How to Win Against History, Seiriol Davies

November 19, 2017 by

I had expected How to Win Against History to be pretty much a one-man show from Seiriol Davies with support from Matthew Blake and Dylan Townley.

In fact all three cast members are integral to the performance which is an infectious mixture of charm, humour, campness, silliness and rather a lot of poignancy.

Basically, it is the story of Henry Cyril Paget, the 5th Marquess of Anglesey who blew the family fortune on his lavish spending on a theatrical and theatre lifestyle, told in about 75 minutes (hard to tell exactly how long as it took the Sherman rather a long time to get the doors closed so the performance could begin and full marks to Dylan Townley for lots of facial ad libbing to fill the time). It is also a story of not fitting into the norms of society or perhaps more accurately of being extremely rich and being able to not fit into the norms of your society.

There have been other more high-brow performances based on the unorthodox aristocrat including a dance performance from Marc Rees an  Marc Almond album, but this is more an anecdotal biography of the Victorian heir who spent, spent, spent, including turning the family chapel at Plas Newydd, which he temporarily renamed Anglesey Castle, to turn it into a theatre and jewel, silk and silver costumes for the theatre and for his own wardrobe. He is also said to have had his car converted so perfume came from the exhaust, bought his wife an entire Paris jewellery shop’s contents, hired the finest actors and paid them ridiculously high wages. This chamber opera/mini musical also tells of his misfit life at Eton, marriage of convenience and divorce, starring in his own productions, touring Britain and also the Continent, particularly Germany, including his now lost Butterfly Dance, bankruptcy, selling all and eventually dying aged just 29 in Monte Carlo.

Yes, Davies is the glorious heart of the show, wearing one of the Marquess’ documented blue, sparkling costumes topped with a winged headdress that appears in one of the very few surviving photographs. The family was so horrified by this non-conformist that they destroyed everything they could to expunge him from history – and therefore the title of this show.

It does not shy away from the decadence, the waste, the narcissism, the selfishness and the consequences of his life and lifestyle. But it is all with obvious fondness for the man and he is portrayed as a naive, wide-eyed (literally) innocent who never fitted in and again took the advice (literally) to be himself.


How to Win Against History (Image by Mihaela Bodlovic) 04



However, it is also all presented from a very contemporary sensibility. He is referred to as a cross-dresser, there is some modern sexuality suggestions which are unproven, and the witty script has jokes about today and even parodies a Daily Mail reporter that says more about how that newspaper is viewed in the 21t century than in Victorian times. It does not detract from the show but does speak more of today than the late Victorian age when excess was the norm, when the ultra rich did lavish vast amounts on vanity projects (buildings, clothes, jewels, parties) and where some gender stereotypes were indeed being challenged, think Oscar Wilde and artists such as  Aubrey Beardsley, the feyness of pre Raphaelites and Romantics figures such as Byron. It ridicules some of what was acceptable behaviour and attitudes (the fagging system at public schools, ornate military uniforms, colonialism, class superiority) but in portraying the Marquis as a little bit of a twit it detracted from the rich irony in how he was regarded and, from what I should imagine, exploited.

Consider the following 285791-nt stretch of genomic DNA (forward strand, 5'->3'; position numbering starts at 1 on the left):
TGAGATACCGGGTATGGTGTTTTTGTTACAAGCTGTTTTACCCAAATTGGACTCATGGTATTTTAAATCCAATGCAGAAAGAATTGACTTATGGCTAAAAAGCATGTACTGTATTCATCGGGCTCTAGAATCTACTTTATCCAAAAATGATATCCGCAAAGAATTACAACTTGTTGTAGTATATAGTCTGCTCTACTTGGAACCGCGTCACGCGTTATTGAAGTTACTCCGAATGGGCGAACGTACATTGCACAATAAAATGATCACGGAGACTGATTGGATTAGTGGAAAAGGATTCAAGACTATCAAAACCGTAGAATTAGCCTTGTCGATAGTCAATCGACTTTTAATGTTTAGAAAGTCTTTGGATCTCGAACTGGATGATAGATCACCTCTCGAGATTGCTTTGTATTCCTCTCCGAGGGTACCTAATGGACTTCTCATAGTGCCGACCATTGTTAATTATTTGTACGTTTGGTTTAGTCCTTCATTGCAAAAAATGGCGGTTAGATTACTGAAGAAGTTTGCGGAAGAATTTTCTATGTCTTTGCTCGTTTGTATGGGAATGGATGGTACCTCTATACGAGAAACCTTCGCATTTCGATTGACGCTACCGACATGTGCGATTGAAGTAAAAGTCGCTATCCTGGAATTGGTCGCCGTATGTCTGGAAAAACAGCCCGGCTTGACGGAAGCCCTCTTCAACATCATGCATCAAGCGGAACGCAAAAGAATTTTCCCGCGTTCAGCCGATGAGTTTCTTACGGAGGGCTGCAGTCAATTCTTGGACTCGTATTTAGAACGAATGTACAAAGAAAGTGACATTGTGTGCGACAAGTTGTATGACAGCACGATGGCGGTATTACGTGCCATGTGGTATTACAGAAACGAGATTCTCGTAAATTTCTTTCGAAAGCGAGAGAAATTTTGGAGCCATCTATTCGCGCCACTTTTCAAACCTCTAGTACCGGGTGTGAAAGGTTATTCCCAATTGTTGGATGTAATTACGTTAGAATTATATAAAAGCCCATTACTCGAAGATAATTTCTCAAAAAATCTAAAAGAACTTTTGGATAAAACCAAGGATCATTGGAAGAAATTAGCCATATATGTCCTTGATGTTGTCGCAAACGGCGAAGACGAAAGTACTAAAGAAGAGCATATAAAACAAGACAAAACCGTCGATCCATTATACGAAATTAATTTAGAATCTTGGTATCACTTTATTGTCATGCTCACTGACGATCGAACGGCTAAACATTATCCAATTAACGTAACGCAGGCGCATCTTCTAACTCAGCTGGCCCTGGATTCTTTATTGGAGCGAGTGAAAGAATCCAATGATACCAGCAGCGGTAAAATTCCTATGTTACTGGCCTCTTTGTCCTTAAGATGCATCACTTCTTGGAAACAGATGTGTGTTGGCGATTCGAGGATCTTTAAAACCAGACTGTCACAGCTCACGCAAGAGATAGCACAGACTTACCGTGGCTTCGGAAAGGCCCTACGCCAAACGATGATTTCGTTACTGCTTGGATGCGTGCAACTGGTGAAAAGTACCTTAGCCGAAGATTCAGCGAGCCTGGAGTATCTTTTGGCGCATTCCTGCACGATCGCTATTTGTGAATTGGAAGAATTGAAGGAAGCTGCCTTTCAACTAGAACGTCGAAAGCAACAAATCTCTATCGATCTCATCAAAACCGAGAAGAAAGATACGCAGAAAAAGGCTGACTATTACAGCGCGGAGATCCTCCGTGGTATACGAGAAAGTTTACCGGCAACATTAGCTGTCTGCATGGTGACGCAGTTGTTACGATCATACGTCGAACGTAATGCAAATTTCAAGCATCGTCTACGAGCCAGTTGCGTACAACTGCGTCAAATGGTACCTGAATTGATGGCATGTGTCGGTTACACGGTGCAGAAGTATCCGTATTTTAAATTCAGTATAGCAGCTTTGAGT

What perhaps made Paget survive is the fact that he did bankrupt the family and the sheer attempt to wipe him from history did ensure that in more liberal times he would be rediscovered.

Back to the cast. While Davies is sensational so too are the other cast members, especially Matthew Blake as the multi-character playing part of what is mainly a duet. In fact, he has the hardest work, racing from character to character, around the space (occupied by an ornate theatre screen, a few golden pillar props and the similarly dress up keyboard). It is also deftly directed by Alex Swift.

The show is a combination of song and chats to the audience (with lovely little spontaneity such as dealing with a barking guide dog), getting the audience members to join in the chorus of a song (in German) and respond to the Marquis’ performances. Seirol has an interesting sining voice which ranges from the high, light and slight, to a rich baritone. It will be interesting to hear him in other shows. Blake is extremely flexible in drawing all manner of characters, including a duet with himself. With Townley on the keyboard and also singing this is a well-crafted short musical work that zips along with it impossible to loose the smile from your face.

There are performances at Galeri on November 25 which you really should not miss and then after a show in Reading at London’s Young Vic throughout December but I believe they London shows are all sold out. But it is always worth checking.

Touring in Wales is in proud association with Pontio, Bangor.

An Áine Flanagan Productions, Seiriol Davies and Young Vic co-production

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